I remember visiting a Scottish church pastored by a friend of mine. The church had had a strong evangelical ministry for twenty years or more, biblical preaching every Sunday. But out of the 200 or so who attended services each Sunday the pastor counted about 30 who were truly Christian people, converted people, people who were trusting Christ for their forgiveness and seeking to walk with him. For years the ministers of the church had been telling their congregation that they could not save themselves, that only Christ could make them right with God. But for all those years, nodding their agreement with sermons they did not understand, they continued in their complacency and self-righteousness, sure that they were good enough for God. The preachers preached grace at them and they heard works. The preachers showed them Christ and they saw the law. You see from Paul’s own experience that unless the commandment comes, no one dies; no one dies in that spiritual way in which everyone must die to himself in order to live forever in God.
Listen to Sheldon Vanauken describe the dawning of conviction in the heart of his wife Davy, who became a Christian shortly before he did. The experience he describes happened some time before either of them even began to think seriously about the Christian faith. Believing in Jesus Christ was on not on either of their horizons when this happened. I’m reading from that wonderful book A Severe Mercy.
“I came home to find her face streaked with tears, and she clung to me desperately and wept. It was some time before she could try to tell me what had happened. The two lines she wrote the next day of a poem that was never completed are the beginning point.
All the world fell away last night,
Leaving you, only you, and fright.
Her sins, she said, had come out and paraded before her, ghastly in appearance and mocking in demeanor. What sins? What sins could this eager, loving creature have committed? Not sins as the world counts sins. Not one person had she murdered, nor one gold ingot stolen. No unfaithfulness, no secret drinking, no dishonesty, no sloth, no kicking dogs. [Interestingly, in a later writing of Sheldon Vanauken, long after the death of his wife, he admits there were some things in her young adulthood that were more seamy than you might have thought.] But sometimes she had been grouchy or snappish. She had said cruel things to people… Now her words haunted her. Sin: she knew there was such a thing as plain sin, not something any psychiatrist could absolve or explain away. Even worse, the sins of omission [the things she should have done and did not do]. … She was shaken to the depths, shaken as I had never known her to be.
I know now, of course, that she had experienced the classical conviction of sin. Christianity knows all about it, but I didn’t know…about Christianity… the Hound of heaven was after her, following along with unwearied pace. But I did not understand. [67-68]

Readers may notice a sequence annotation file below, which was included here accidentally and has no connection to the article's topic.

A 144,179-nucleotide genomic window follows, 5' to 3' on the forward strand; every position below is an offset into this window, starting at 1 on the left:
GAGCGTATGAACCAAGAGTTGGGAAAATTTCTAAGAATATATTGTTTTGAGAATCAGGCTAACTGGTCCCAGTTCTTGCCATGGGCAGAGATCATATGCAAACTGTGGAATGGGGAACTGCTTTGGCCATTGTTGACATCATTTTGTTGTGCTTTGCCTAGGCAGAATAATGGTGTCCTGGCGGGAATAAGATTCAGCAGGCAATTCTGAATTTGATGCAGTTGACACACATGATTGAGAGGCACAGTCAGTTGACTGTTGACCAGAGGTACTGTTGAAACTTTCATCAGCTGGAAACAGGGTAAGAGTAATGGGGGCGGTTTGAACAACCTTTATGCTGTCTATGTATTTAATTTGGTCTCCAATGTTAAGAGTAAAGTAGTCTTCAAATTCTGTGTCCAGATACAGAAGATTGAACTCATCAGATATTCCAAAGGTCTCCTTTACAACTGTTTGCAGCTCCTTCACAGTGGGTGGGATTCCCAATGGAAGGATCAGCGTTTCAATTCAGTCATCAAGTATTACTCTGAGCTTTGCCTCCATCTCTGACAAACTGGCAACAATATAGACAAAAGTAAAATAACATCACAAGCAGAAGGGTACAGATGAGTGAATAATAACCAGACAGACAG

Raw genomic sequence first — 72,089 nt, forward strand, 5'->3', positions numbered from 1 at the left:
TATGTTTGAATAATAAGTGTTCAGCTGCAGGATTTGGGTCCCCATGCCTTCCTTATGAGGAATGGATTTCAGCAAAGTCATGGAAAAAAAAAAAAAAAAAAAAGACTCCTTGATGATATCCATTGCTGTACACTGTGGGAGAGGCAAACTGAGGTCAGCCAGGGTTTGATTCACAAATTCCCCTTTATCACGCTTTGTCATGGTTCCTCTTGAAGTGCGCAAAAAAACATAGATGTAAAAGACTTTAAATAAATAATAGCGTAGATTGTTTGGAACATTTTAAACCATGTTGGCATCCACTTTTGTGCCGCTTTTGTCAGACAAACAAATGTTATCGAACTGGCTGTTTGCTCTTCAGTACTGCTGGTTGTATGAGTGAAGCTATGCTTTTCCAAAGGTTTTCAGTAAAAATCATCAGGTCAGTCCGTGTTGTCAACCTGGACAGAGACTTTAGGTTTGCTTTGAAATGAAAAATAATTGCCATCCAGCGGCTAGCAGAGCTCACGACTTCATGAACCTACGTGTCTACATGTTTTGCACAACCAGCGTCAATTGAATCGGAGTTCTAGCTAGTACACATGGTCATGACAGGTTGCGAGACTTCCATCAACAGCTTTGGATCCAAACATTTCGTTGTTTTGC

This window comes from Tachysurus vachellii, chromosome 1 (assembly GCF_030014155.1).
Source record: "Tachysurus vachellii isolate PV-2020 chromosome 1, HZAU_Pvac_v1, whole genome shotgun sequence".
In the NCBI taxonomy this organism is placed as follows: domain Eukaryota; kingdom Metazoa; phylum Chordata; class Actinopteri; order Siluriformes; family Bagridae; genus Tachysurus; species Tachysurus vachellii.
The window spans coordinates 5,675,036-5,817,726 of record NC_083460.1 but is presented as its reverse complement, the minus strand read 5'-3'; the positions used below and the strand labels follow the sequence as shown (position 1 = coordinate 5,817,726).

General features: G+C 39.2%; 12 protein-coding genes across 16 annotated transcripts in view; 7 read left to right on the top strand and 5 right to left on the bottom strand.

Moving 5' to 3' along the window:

A terrible experience, the law, the commandment coming home; but altogether necessary, lest she remain alive apart from the law, alive in her complacency, alive in her self-righteousness, alive in her indifference to Jesus Christ and to his great sacrifice for sin. Paul, after all, knew a great deal about Jesus before he became a Christian. He knew the story; he knew what the Christians were saying about Jesus of Nazareth; the claim of his death on the cross and his resurrection. He knew all of that. What he didn’t know was that he, as every other human being, desperately needed the righteousness only Christ could give him. He would never have figured that out, never have discovered that, if the commandment had not come home and he found himself spiritually dead.
This awful awakening to one’s true moral and spiritual condition apart from the grace of God is an indispensible element in salvation. One does not stride confidently into the City of God; one is carried in by another. The man who, sure of himself, expects to walk right up to the gate, pound on it, and have it opened for him is the man who will never see the City or even its gate!
Some of you, probably mostly women, have read the novels of Elizabeth Gouge. In one of her novels, Green Dolphin Country, she tells the story of two sisters who lived in the Channel Islands who fell in love with the same man. Marianne, the older sister, was a willful, selfish and unattractive person; Marguerite was sweet and loving. William fell in love with Marguerite and that became clear to Marianne, much to her bitterness. William, whom both girls loved, went to sea to make his fortune and decided, after reaching New Zealand, to write back to Marguerite to ask her to join him. But, a lazy and careless man in any case, and that night inebriated, he wrote the wrong name in his letter and addressed his proposal to Marianne, the woman he did not love. Marguerite, of course, was shattered, believing that her love had been betrayed and resigned herself to making some kind of life for herself in England as her elder sister made plans for her great adventure.